It’s almost over: the year that everyone wants to leave behind. The year of a new pandemic, of civic strife around the world, of new threats and of dangers re-emerging.
BestSelling Reads authors are taking the next two weeks to look back on a year that left scars on every part of the world.
The year our world stood still… For me, this has been a year of reflection and change. Mother Earth has had enough–this shared planet is our home, and it belongs to no one. We, the human race collectively is destroying it. The signs have been looming like an apocalyptic cloud for some time.
I have tried to focus on the good that has come out of 2020: The communities that have come together to help one another. The amazing health/medical sector that have been at the forefront of this terrible virus and fighting to keep people alive. When all said and done, this pandemic has shown us that when our lives are on the line, it’s not the wealthy and the billionaires that save us, it is underpaid and overworked frontline heroes that we need the most. They are the ones that keep us alive. All the money in the world makes no difference when you need your life saving during a pandemic.
As in the world wars of the past century, who saved us? The young soldiers on the front lines, and the nurses and doctors that treated their wounds’ again, underpaid and putting their own lives at risk to save ours.
2020 has brought the best out of people, but sadly, the worst too. I have had moments of despair and moments of joy. Sadly, my grandmother died during lockdown and I was unable to say goodbye and go to her funeral due to COVID-19 rules. Like so many people who went through this, it was hard and emotional. I still pinch myself from time to time, asking “Is this all a bad dream.” But no, the 2020 pandemic really happened. It’s like a Stephen King novel unfolding before our eyes.
My takeaway from this year: Leave footprints behind worth following.
It’s not possible to talk about 2020 without mentioning COVID. It’s challenged everything we know about how we relate to each other. The time in isolation should have been beneficial for writing, but that’s not been the case. The business of living in the shadow of the pandemic has seeped into everything and somehow consumed so much of our precious time.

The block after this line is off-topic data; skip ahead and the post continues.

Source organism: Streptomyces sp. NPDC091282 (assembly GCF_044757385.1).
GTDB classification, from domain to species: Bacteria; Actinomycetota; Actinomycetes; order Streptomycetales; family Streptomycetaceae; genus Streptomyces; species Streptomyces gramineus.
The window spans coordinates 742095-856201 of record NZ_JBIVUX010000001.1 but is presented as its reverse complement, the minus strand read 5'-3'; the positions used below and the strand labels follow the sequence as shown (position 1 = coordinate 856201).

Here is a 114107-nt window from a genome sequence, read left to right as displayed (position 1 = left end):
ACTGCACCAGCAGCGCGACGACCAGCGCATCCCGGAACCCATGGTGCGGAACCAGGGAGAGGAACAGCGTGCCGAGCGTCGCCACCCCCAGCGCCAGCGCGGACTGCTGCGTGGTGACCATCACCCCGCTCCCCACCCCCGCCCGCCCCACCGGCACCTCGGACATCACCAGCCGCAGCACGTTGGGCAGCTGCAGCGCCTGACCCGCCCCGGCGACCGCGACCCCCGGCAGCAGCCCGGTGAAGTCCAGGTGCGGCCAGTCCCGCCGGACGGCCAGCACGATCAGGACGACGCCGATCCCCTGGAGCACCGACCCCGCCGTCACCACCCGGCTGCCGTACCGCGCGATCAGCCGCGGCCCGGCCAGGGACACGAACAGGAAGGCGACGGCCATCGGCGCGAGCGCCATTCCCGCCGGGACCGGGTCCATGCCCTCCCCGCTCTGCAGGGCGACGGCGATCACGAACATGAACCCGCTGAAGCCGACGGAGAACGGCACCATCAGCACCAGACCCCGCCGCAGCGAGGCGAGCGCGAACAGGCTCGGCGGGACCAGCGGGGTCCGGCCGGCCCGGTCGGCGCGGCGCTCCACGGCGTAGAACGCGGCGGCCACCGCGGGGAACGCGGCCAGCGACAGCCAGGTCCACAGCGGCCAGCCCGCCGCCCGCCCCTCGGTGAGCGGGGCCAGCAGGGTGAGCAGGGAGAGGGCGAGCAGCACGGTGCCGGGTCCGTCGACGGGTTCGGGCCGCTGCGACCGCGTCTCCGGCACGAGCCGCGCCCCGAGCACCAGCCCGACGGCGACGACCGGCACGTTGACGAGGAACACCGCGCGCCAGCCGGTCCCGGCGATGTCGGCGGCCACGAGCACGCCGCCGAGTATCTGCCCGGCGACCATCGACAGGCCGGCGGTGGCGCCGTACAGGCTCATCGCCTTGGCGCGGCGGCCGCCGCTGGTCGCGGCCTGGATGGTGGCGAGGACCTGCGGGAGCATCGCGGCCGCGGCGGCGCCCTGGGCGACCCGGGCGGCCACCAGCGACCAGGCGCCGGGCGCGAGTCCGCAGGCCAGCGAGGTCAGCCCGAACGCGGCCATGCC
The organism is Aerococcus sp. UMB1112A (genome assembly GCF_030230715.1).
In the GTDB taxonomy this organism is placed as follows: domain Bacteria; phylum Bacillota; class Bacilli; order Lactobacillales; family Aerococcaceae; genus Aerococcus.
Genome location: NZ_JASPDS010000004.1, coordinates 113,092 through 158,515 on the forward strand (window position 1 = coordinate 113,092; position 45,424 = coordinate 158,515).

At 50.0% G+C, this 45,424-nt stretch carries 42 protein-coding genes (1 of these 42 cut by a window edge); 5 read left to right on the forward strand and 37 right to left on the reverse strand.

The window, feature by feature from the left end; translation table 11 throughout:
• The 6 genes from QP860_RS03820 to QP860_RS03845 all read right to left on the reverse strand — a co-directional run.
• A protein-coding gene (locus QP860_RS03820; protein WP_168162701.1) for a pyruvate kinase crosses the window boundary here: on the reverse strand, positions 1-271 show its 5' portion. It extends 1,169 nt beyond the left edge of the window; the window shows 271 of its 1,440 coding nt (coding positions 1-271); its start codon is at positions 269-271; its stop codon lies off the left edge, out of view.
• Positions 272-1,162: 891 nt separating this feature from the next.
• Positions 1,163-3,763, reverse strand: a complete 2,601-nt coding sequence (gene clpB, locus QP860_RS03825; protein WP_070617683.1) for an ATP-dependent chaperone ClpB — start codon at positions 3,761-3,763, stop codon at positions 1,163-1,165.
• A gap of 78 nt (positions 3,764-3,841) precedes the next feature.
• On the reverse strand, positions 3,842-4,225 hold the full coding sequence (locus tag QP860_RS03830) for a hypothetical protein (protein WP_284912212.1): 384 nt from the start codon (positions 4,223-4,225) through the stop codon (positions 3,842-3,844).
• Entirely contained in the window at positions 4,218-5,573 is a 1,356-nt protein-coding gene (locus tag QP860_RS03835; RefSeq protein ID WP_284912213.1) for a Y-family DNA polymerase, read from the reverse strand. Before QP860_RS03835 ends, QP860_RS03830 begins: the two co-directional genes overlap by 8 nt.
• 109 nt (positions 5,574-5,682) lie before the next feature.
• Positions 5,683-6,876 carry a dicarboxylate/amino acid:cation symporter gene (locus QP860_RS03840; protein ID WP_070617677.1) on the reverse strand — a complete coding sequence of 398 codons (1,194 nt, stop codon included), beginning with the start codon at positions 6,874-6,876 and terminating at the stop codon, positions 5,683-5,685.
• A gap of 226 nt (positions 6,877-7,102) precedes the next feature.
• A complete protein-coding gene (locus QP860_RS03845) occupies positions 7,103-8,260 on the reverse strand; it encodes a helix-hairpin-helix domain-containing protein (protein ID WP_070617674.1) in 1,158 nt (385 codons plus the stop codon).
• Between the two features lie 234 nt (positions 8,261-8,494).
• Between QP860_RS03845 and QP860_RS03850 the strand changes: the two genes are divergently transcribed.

Yet there is an upside. When we get through this we’ll know more about what we should value in our lives and, hopefully, there will be enough people who feel the same way and make plans to ensure this won’t happen again.
For me personally, 2020 feels like I was on the opposite side of a turning wheel from the rest of the world. As things got terrible for everyone else, I managed to isolate and found time to really get going on some projects that had been dragging for a long time.
I stayed healthy and COVID-negative after I don’t know how many tests now. I finished the second book in the Dark Age trilogy, The Children of the Seventh Son, and published it! I also finished the third Hawaiian Storm book, Dead Man Lying.
But as the year wore on, I found I wasn’t maintaining that level of productivity. That third Hawaiian Storm book? It’s still sitting on my hard drive, waiting to be sent to the editor.
I haven’t kept my blog up to date the way I used to. And I haven’t read many books at all.
As the news broke that COVID vaccines are about to arrive, I dropped my new iPad on the concrete basement floor, shattering the screen.
Yes, I am hopeful for a brighter 2021. But I hope that I can get to the same side of the turning wheel as the world emerges into the light.
Hindsight is 2020. Granted, it’s a bad play on words. But it soooo fits.
This year has changed me, and for the better. I’ve learned not to take the little things for granted. Walks in the park. Going to the movies. Dining out. Pro sports on TV that don’t feel like meaningless pre-season games.
Okay, I admit, these things sound trite. Maybe they are. But if this horrible year we’d all rather forget has taught me anything, it’s this: Gratitude. If I’d known that life’s simplest pleasures could—and would—be ripped away by some invisible virus in the blink of an eye, I would have cherished those “trite” moments all these years. Now I do.
I guess hindsight really is 2020.